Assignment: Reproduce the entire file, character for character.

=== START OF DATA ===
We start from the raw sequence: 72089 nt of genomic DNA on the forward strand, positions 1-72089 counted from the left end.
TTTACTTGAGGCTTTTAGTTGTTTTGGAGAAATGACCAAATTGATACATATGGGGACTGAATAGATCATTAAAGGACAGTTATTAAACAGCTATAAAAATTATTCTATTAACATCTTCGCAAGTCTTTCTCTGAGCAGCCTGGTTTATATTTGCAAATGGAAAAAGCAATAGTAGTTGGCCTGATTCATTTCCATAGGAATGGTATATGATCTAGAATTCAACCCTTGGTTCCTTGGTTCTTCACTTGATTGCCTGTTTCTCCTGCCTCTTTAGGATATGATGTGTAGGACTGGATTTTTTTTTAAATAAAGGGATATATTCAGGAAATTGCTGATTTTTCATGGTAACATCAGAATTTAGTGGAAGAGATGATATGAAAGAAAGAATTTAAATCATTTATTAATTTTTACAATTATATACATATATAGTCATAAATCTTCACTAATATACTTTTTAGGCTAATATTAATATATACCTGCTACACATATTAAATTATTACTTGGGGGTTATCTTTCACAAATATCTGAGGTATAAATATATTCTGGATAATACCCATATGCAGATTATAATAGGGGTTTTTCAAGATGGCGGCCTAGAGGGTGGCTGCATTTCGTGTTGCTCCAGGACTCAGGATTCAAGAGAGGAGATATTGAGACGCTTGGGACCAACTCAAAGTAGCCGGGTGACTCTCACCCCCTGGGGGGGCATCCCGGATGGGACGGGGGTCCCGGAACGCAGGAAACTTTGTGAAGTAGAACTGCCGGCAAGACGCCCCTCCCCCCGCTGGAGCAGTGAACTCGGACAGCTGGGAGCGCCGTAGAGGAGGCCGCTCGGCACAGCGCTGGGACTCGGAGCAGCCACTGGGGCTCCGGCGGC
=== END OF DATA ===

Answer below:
We start from the raw sequence: 72089 nt of genomic DNA on the forward strand, positions 1-72089 counted from the left end.
TTTACTTGAGGCTTTTAGTTGTTTTGGAGAAATGACCAAATTGATACATATGGGGACTGAATAGATCATTAAAGGACAGTTATTAAACAGCTATAAAAATTATTCTATTAACATCTTCGCAAGTCTTTCTCTGAGCAGCCTGGTTTATATTTGCAAATGGAAAAAGCAATAGTAGTTGGCCTGATTCATTTCCATAGGAATGGTATATGATCTAGAATTCAACCCTTGGTTCCTTGGTTCTTCACTTGATTGCCTGTTTCTCCTGCCTCTTTAGGATATGATGTGTAGGACTGGATTTTTTTTTAAATAAAGGGATATATTCAGGAAATTGCTGATTTTTCATGGTAACATCAGAATTTAGTGGAAGAGATGATATGAAAGAAAGAATTTAAATCATTTATTAATTTTTACAATTATATACATATATAGTCATAAATCTTCACTAATATACTTTTTAGGCTAATATTAATATATACCTGCTACACATATTAAATTATTACTTGGGGGTTATCTTTCACAAATATCTGAGGTATAAATATATTCTGGATAATACCCATATGCAGATTATAATAGGGGTTTTTCAAGATGGCGGCCTAGAGGGTGGCTGCATTTCGTGTTGCTCCAGGACTCAGGATTCAAGAGAGGAGATATTGAGACGCTTGGGACCAACTCAAAGTAGCCGGGTGACTCTCACCCCCTGGGGGGGCATCCCGGATGGGACGGGGGTCCCGGAACGCAGGAAACTTTGTGAAGTAGAACTGCCGGCAAGACGCCCCTCCCCCCGCTGGAGCAGTGAACTCGGACAGCTGGGAGCGCCGTAGAGGAGGCCGCTCGGCACAGCGCTGGGACTCGGAGCAGCCACTGGGGCTCCGGCGGC